Tracing flood induced debris using a model and satellite

Tracing flood induced debris using a model and satellite
박영규; 서성봉; 박영제; 김광석; 조성익
KIOST Author(s)
Park, Young Gyu(박영규)Seo, Seongbong(서성봉)Park, Young Je(박영제)Cho, Seong Ick(조성익)
Publication Year
On August 31, 2016 the Typhoon Lionrock landed on Primorsky Krai, Russia causing heavy rain
fall over around the border between the Russia and North Korea. The rain caused flooding along
the Tumen River, the border between North Korea and Russia. Several days after the flooding,
debris consisted with logs and household garbage were found along the East coast of Korea. The
debris, of course, had negative impact on the tourism and coastal eco system. In addition to the
debris landed on the East coast of Korea, there must be others drifting toward other areas or
floating in the ocean. Logs floating on coastal water could be hazardous to marine traffic, and
tracing the fate of the debris from the river is an important task. A Lagrangian particle model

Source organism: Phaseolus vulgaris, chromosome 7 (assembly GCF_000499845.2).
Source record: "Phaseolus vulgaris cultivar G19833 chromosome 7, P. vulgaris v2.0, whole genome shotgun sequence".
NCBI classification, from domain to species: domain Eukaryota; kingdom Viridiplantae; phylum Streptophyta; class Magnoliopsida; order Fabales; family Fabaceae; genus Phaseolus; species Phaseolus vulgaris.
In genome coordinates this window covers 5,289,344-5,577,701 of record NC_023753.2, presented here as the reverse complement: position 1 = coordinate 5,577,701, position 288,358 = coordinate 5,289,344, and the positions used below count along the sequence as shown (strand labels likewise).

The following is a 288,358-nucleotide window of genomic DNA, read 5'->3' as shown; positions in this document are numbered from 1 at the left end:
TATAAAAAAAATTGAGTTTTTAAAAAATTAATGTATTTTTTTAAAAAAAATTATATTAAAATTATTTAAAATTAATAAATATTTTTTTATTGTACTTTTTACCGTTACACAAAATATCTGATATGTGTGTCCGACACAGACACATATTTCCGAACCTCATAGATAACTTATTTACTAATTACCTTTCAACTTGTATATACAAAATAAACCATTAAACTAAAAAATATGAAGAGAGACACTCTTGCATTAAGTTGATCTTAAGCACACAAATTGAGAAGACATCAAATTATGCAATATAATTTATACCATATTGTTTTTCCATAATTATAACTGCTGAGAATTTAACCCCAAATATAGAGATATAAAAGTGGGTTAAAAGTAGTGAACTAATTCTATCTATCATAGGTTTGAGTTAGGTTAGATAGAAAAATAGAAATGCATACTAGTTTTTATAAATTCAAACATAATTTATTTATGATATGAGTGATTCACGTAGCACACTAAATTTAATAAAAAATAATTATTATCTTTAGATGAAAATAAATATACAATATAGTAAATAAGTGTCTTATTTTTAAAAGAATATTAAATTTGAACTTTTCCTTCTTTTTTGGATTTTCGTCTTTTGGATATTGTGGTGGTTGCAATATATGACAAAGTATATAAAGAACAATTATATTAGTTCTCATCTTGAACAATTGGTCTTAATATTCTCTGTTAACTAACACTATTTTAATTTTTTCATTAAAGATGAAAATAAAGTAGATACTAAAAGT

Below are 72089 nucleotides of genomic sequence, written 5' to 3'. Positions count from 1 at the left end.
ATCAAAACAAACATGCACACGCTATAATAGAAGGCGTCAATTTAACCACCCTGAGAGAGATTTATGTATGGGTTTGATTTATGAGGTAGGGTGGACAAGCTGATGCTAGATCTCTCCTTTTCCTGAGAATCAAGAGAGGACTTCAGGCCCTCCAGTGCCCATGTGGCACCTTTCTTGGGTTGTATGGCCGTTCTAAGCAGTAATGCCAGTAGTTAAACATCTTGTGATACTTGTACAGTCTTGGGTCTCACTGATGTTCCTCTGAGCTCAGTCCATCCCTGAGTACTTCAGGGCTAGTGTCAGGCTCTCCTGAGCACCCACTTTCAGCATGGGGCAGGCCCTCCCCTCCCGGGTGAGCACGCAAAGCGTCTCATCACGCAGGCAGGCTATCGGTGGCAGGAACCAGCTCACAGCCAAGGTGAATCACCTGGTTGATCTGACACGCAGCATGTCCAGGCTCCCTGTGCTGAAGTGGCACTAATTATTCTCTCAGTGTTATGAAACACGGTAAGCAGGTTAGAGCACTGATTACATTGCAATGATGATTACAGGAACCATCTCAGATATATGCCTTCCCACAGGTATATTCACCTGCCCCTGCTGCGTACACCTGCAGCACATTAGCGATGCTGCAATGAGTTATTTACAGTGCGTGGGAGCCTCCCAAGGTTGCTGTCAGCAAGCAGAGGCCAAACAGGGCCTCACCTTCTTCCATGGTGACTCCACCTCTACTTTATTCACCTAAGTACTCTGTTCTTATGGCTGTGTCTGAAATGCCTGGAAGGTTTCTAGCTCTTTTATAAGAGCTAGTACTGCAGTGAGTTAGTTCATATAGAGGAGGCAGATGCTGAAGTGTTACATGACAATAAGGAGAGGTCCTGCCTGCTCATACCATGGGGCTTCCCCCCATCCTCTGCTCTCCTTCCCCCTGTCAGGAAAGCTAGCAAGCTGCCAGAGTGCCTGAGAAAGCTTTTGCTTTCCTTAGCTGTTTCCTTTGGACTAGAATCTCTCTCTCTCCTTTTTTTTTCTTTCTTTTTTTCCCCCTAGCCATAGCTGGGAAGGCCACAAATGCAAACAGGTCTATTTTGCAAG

utilizing ocean circulation model output is commonly used to trace marine litter. The debris due to
the typhoon is episodic and more focused approached is required. In addition, to cope with
potential danger posed by large flood debris near-real time tracking is indispensable. For real time
monitoring satellites are very useful. Debris is too small to be identified using a satellite. Flooded
water, however, could contain a large amount of sediment and could have distinct ocean color.
The trajectories of the debris from Lagrangian particle tracking modelling and the patterns of
anomalous ocean color are comparable. Typhoons hit Southeast Asia every summer causi
Bibliographic Citation
PORSEC, pp.34, 2018
Related Researcher
Research Interests

ocean circulation,ocean mixing,marine debris,해양순환,해양혼합,해양부유물

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